Yvonne Strahovski is no stranger to the screen. The 34-year-old Australian actress has starred in critically-acclaimed films, voiced video games, and appeared in five seasons of the NBC hit series, Chuck. Now, Strahovski is ready to take on a new role; that of Serena Joy in Hulu’s new series, The Handmaid’s Tale.
The Handmaid’s Tale, based off of the original novel by Margaret Atwood, chronicles a dystopic society called the Republic of Gilead. Ruled under a theocratic dictatorship, women have few human rights and live under constant supervision by a secret police, known as the Eyes of God.
We chatted with Yvonne on the upcoming series The Handmaid’s Tale which premieres April 26th on Hulu.
Can you describe your character, Serena Joy?
Serena Joy is a complicated woman. She is extremely harsh, hard, unapproachable, unfair. BUT – I am biased. I had to sit with this woman who on paper is one of the ‘bad guys’ and try to figure her heart out. Why is she the way she is? I see a woman who has been stripped of her own personal identity, as a human, and as a woman. I see a woman who had a part of her connection to her husband taken away from her. I see a woman stripped of sexuality, and dignity. And I see why she is as closed and harsh as she has become. What makes it complicated, is that she was part of the equation in CREATING this world for herself. She was one of the people who believed in this new world of Gilead. Which makes me ask the very hard questions like – what woman would agree to partake in such a ‘religious ceremony’ where you watch your husband fuck another woman in front of you, because you yourself have been deemed barren? So I ask myself, at which point did Serena Joy no longer have a say in what her, and her fellow women’s rights would be in this new world? So many heavy questions like that craft Serena. I don’t even think I got to the bottom of some of these questions. There are so many.
Are there any similarities between you and Serena Joy?
Haaaa NO!!! I mean, I hope not 🙂 I found it pretty hard to play her. There’s a lack of empathy that Serena Joy has within her that I REALLY struggle to relate to.
How does this role differ from previous work you have done?
I think this is probably the most bitter character I have ever played. The closest I came to this kind of bitterness was when doing Broadway and playing Lorna Moon in Golden Boy. But there was a certain hopelessness to Lorna, a certain naiveté. An innocence almost. That is not the case with Serena Joy. She is calculating and manipulative. But again, I am biased – and I see where her manipulation comes from – she too, has to survive in this oppressive society. She might be at the top of the food chain when it comes to women in Gilead, but she sure as hell has a cage built around her. Even if she did build a large part of it herself. Not that any of this makes her actions okay.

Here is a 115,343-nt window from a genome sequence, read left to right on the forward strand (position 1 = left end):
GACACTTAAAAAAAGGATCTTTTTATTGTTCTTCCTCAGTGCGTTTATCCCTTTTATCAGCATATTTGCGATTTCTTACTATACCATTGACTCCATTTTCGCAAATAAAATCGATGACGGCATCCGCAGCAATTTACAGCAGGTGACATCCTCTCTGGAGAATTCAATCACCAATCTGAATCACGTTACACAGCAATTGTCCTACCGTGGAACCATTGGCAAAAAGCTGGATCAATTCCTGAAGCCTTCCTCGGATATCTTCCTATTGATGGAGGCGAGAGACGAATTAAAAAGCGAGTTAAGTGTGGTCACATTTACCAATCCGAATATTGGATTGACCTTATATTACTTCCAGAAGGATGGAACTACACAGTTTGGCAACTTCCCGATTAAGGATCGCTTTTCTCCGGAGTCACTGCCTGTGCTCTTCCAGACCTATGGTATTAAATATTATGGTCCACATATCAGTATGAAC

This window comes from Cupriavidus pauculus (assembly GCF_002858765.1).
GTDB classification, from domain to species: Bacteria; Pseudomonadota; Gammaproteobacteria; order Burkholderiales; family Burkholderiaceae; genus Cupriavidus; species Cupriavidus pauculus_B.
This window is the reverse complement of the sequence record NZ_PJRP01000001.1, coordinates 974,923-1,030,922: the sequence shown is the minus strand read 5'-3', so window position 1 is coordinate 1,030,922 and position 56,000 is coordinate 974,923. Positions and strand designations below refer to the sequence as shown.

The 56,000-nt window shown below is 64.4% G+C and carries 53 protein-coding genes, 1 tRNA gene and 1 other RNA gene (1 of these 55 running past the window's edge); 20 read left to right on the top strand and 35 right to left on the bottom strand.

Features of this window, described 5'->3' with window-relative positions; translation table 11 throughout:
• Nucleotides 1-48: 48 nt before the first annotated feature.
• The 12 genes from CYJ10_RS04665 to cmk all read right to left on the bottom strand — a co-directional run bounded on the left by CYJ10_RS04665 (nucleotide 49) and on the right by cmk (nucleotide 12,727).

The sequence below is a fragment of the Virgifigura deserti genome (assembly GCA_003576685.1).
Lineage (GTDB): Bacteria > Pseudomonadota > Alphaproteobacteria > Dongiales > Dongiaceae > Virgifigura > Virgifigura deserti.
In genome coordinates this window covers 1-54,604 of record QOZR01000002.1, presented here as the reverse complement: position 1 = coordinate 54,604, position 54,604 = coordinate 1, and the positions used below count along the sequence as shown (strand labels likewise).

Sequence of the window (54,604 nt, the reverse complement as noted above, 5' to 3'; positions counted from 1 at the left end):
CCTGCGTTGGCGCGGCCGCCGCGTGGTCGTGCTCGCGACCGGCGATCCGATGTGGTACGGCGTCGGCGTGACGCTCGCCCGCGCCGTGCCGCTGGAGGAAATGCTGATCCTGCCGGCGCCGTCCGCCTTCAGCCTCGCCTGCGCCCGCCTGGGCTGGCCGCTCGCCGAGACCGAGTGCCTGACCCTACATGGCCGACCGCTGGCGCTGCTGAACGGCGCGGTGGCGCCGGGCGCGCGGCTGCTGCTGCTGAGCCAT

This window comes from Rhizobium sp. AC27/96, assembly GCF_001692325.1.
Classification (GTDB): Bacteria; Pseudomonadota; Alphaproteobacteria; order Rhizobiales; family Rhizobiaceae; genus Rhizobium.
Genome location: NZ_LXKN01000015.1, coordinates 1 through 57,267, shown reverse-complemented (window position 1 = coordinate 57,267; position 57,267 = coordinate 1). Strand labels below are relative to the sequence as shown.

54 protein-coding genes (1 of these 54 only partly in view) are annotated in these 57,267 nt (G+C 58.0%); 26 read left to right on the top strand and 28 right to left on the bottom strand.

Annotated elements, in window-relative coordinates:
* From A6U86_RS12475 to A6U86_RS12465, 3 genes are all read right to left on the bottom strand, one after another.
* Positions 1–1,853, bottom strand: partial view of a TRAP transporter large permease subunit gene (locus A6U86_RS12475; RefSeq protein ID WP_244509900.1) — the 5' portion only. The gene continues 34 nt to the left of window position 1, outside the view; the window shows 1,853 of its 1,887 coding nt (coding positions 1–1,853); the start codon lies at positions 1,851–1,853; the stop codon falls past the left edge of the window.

What statement is The Handmaid’s Tale making?
How ugly we can be as a human society. How far can you take justifying horrid human actions. How far can we go with inequality and power and the impact it has on all of us. How far will we go in the face of adversity to still try to connect with each other. What are our core fundamental human needs, when all else has been stripped away from you.
Can you highlight any differences between Margaret Atwood’s novel The Handmaid’s Tale and the upcoming Hulu series?
Aside from Serena Joy being a lot younger in our series, there are a few story points we explore that are not in the book. I can’t really tell you them though because it will spoil the surprise.
What was your favorite scene to film in The Handmaid’s Tale?
There are so many! It is really hard to say. So many scenes became surprises in terms of what we were discovering in them as we were shooting, that no one had thought of earlier. Also, we are living in this dangerous society where the rules are incredibly rigid and any wrong action or word could result in death or mutilation. So there’s SO much that we cannot actually say which means the sub text is so so so ripe. There’s so much to play with. Surprisingly I loved shooting the ceremony scenes. It wasn’t awkward, which I thought it would be. We are all so invested in what this show means that there is a much bigger idea at play constantly as we shoot this.
Why do you think it is important to have women to look up to?
We all must have good role models. Women get the raw end of the deal in this society (STILL). (UGH). We don’t have equal pay, we have men negotiating our bodies away, we have to fight for what is basic and necessary to our bodies to be accepted as normal, breastfeeding for example. We need to have strong supportive women around us to unite with and take the high road with. The world can be a harsh place and we are all sisters. I learn from mine in how to try to put my best foot forward. We all make mistakes and fall down, but as sisters we can have each others backs and try and make a difference together, learning from each other.
What is the power of the voice of women?
We are half the world. We are life.
Photos by Maarten de Boer
Styling by Cristina Ehrlich for TheOnly.Agency
Hair by Clariss Rubenstein for The Wall Group
Makeup by Amy Strozzi for TMG-LA
Creative direction by Anna Zhang
Words by Sarah Kearns
Originally published in Volume II, Issue No. 002 – Spring 2017.10 Loves